- Use Notion to list weekly and semesterly goals by context (e.g. recruiting, classes, health, etc.). Good goals are modest and measureable.
- Set aside time each day to identify goals. It can coincide with shower time or walking to class. Spend time each week reflecting on progress towards goals and time allocation.
- Sharpen the saw. Don’t let focusing immediate goals prevent growth and exploration of new things.
Health and Wealth 🏃💰
- Use a budgeting app integrated with bank accounts to automatically track expenses and assist with setting goals. Mint and You Need a Budget are great apps.
- Put savings in a index fund like Vanguard’s S&P 500 index.
- Meditate for 5 minutes every morning. Apps like Calm or Headspace are nice, but a quick search for “meditation” on Youtube is just as good.
- Get 8 hours of good sleep, every night. No blue lighting three hours before bed. Turn on night mode on all devices. Put phones in a different room. Consider reading before bed. Recognize if naps don’t work.
- Jog or workout every day. Make physical exercise non-optional, just like eating or sleeping. If you care about body fat/composition, invest $20 in a Renpho Scale.
- Use time blocking wtih Google Calendar, marking off 30 minute+ periods to focus on a specific task.
- Multitask when the focus tradeoff is minimal. Some ideas: e.g. work on homework during class, listen to podcasts while traveling, brainstorming in the shower, etc.
- Spending more than 30 minutes in unproductive commutes? Purchase a GOTRAX XR Elite scooter.
- Assignments are due when they are assigned. Before reaching for YouTube, think about how stressful it is to rush a last minute paper or problem set. Work done now is fun earned later. Set a task when the assingment is due, and a reminder when the assignment is released.
- For larger projects, segment tasks into smaller pieces that can be completed in a work session. Prioritize.
- Start off with a difficult task. Knocking out an easy task first feels good, but isn’t the best use of energy.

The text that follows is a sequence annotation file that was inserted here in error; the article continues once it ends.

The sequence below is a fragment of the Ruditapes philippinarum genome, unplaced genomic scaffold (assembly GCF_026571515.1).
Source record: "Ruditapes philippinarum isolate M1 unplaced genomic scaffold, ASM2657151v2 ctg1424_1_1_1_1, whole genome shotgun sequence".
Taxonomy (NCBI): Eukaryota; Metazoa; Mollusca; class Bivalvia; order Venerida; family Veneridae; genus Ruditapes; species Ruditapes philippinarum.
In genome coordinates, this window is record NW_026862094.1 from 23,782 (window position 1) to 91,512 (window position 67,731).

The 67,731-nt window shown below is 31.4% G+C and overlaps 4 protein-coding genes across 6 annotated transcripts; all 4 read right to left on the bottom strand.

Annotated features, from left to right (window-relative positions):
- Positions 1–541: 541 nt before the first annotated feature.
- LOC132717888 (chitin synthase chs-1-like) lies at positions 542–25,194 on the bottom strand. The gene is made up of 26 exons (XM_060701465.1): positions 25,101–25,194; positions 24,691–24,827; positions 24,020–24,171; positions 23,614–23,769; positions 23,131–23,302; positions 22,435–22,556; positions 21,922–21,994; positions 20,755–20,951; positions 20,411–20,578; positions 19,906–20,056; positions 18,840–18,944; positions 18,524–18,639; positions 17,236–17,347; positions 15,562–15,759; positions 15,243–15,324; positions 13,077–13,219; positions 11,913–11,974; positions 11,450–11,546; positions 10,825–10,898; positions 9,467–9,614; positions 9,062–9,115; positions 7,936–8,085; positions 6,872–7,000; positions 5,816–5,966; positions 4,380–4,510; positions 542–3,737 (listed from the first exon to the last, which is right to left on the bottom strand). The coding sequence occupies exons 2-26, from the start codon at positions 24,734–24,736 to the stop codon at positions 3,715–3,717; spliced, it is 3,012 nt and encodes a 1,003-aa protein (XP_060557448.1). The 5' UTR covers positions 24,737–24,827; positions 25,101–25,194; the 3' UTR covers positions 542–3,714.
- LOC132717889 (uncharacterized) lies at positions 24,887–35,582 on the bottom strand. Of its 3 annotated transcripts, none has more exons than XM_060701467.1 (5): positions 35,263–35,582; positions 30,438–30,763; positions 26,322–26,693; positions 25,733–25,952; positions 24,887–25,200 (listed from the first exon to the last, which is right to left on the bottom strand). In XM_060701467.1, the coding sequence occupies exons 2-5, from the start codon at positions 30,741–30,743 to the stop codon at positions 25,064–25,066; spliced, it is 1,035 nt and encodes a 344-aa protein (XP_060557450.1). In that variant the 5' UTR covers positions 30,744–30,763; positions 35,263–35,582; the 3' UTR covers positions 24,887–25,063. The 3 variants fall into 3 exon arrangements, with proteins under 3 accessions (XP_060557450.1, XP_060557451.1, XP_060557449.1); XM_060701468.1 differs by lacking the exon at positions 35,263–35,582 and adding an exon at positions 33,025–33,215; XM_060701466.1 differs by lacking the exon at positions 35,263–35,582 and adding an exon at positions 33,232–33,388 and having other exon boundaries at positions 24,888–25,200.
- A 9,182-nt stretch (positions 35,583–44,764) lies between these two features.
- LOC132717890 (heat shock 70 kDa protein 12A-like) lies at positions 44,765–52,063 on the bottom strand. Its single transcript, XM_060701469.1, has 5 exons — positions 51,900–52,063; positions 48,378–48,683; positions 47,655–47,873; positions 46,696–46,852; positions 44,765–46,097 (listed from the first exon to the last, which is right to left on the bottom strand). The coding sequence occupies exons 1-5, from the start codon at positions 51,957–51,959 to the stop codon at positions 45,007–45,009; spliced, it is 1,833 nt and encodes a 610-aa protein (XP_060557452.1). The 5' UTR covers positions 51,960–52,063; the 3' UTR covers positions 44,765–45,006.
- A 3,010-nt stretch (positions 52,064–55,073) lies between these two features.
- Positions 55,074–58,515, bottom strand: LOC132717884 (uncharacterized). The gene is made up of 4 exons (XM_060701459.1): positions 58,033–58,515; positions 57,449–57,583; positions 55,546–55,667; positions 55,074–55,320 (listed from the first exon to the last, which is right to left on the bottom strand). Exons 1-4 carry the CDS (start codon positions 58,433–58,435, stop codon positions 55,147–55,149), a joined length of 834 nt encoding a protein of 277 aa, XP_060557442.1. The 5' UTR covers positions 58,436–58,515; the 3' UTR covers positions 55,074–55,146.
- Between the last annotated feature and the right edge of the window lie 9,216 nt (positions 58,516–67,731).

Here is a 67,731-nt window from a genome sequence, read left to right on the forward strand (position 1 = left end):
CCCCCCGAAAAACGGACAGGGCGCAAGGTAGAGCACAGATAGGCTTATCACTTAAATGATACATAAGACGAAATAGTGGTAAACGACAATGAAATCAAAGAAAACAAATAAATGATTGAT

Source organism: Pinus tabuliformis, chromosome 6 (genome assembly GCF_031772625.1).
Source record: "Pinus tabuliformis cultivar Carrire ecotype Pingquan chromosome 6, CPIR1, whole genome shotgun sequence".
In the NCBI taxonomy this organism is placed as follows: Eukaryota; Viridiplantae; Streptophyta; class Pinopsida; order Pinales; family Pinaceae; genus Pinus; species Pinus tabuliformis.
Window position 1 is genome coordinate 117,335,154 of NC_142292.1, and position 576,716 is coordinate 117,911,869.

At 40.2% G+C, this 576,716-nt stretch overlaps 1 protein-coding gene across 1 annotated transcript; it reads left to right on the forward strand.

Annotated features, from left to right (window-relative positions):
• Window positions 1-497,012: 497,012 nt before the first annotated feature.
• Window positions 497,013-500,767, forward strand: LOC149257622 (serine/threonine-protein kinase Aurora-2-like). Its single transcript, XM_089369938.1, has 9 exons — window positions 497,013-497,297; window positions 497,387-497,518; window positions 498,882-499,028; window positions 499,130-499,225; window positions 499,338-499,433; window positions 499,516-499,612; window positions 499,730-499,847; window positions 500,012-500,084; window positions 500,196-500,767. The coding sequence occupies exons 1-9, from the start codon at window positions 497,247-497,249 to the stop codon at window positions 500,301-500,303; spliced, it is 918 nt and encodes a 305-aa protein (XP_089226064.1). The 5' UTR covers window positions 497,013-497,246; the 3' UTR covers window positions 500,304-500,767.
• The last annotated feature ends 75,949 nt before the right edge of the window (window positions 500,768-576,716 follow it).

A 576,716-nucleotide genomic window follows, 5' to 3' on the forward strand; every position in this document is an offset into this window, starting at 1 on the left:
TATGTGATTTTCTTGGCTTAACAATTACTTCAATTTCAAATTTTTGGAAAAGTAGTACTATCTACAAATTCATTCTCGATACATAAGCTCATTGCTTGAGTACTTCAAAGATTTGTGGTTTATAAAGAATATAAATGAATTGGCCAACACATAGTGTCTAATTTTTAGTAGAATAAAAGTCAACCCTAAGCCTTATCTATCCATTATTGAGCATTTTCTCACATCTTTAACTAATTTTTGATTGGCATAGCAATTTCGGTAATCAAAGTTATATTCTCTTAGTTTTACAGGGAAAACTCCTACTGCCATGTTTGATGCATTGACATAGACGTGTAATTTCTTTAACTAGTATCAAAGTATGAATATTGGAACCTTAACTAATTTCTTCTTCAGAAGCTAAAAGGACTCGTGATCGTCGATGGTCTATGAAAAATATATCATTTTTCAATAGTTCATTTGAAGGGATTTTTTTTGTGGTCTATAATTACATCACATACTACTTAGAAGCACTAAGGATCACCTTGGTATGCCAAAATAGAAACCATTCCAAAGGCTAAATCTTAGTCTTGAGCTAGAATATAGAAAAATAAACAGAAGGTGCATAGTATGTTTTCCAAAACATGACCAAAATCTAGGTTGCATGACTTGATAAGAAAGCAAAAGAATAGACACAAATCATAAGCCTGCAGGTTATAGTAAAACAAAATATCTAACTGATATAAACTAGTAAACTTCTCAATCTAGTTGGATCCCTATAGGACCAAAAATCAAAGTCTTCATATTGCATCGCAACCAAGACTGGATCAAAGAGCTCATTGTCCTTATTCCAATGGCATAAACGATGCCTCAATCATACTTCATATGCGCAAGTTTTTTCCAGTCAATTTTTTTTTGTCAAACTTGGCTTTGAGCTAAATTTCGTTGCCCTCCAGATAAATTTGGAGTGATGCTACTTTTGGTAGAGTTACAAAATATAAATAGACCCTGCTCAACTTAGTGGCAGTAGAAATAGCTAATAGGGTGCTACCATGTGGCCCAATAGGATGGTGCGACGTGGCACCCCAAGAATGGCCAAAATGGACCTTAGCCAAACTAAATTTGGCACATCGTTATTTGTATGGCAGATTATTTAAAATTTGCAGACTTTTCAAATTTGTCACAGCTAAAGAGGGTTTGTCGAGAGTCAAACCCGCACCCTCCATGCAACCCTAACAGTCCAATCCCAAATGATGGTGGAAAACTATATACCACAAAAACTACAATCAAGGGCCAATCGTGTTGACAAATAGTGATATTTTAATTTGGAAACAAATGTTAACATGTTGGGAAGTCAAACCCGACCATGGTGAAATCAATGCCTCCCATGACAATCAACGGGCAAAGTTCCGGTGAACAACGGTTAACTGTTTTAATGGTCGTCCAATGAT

- Alternate contexts to avoid burnout. Instead of doing three C.S. problem sets in a row, mix in some econ homework, recruiting, or consulting work.
- Take advantage of extensions. Use Streak for email tracking/schedule sending, ClearBit to find contacts, Checker Plus for one-click access to your inbox,
- Use labels and filters to set up multiple inboxes. Before wading through emails, use keyboard shortcuts to perform a speedy “first pass” and categorize truly important emails.
- Unsubscribe from and/or filter useless emails. When signing up for promotions, use a burner/spam email. Create filters to send Piazza notifications straight to
hell the archive.
- Reuse templates (e.g. for scheduling meetings) with Gmail’s built in email templates or an extension like Briskine.
- Customize the Daylio app to track desired habits. Especially consider adding social and personal goals. Log habits daily.
- Practice gratefulness. Whether through an app or notebook, write three good things that you’ve brought about each day. Consider building gratefulness into a meditation routine.
- Socialize. Relationship quality is the strongest predictor of long-term happiness.
- Regular social media / technology detoxes can help break unhealthy dependencies.
- Put things back right after using them, parallelizing when possible. An exception is bulk processing: washing all the dishes together, weekly sweeping, etc.
- Schedule chores like laundry, cleaning, taking out the trash, etc. into the calendar instead of waiting for a crisis to react.
- Physically section off living space. Have a place to work, a place to sleep, a place to eat, etc. Don’t touch that fucking laptop in bed.
- For classes, write minimalistic notes (in an app like Typora or Bear) and complete homework in Latex. Store files in a GitHub repository synced across devices.
- To memorize facts, use the Anki flashcard software and download cards for any topic: geography, languages, etc.
- Read, god dammit. Pick up a book at the library or buy one off Amazon. Misbehaving by Richard Thaler is a good one.
- Put those ears to work. Spend time finding interesting podcasts or e-books to listen to while traveling, exercizing, cooking, etc. Consider keeping track of a media diet.
Sources & Inspirations 🔎